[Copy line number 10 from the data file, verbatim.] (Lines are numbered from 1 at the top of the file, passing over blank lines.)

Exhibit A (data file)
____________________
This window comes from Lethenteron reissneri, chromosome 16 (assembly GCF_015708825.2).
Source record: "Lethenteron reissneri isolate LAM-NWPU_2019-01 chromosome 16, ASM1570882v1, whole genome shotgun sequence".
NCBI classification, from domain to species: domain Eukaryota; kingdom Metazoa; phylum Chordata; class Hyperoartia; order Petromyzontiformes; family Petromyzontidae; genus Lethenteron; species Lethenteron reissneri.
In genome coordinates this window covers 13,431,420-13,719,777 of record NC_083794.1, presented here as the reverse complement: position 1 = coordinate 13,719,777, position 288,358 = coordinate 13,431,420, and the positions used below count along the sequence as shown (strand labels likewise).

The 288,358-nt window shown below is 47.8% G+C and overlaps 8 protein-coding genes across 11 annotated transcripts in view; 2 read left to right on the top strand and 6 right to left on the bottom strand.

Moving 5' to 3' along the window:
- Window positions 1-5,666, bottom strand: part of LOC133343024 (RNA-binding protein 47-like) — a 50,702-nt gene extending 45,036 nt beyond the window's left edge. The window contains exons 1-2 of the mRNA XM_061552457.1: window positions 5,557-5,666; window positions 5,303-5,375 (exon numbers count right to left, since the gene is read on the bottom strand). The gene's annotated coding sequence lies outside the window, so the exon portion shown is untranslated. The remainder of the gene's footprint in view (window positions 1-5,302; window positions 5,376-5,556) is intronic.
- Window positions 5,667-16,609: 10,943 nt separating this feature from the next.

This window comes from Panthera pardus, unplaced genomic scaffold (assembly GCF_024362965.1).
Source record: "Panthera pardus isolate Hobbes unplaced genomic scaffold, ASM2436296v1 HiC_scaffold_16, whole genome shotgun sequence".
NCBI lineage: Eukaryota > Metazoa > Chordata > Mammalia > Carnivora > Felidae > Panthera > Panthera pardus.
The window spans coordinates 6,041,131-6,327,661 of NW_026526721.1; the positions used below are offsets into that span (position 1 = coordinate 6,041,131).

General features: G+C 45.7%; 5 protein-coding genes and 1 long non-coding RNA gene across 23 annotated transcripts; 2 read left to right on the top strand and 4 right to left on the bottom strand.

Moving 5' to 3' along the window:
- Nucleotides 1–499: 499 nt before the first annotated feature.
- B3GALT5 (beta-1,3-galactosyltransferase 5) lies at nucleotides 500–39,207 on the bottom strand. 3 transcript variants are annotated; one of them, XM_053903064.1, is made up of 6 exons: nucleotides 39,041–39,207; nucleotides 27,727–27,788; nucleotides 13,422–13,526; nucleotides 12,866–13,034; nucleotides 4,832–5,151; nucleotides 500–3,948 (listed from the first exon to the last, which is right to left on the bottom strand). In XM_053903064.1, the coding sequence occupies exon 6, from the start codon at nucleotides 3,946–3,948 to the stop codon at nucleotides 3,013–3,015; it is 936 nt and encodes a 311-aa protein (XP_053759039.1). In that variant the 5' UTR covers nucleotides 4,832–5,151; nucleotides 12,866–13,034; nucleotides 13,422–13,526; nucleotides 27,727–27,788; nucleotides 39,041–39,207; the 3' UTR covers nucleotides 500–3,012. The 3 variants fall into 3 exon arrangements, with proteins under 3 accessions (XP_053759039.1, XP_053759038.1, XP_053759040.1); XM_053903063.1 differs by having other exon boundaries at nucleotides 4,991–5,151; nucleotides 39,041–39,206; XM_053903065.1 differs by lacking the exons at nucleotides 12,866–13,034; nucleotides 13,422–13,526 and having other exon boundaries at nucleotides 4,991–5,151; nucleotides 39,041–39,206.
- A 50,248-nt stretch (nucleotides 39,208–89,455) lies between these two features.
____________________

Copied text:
Source record: "Panthera pardus isolate Hobbes unplaced genomic scaffold, ASM2436296v1 HiC_scaffold_16, whole genome shotgun sequence".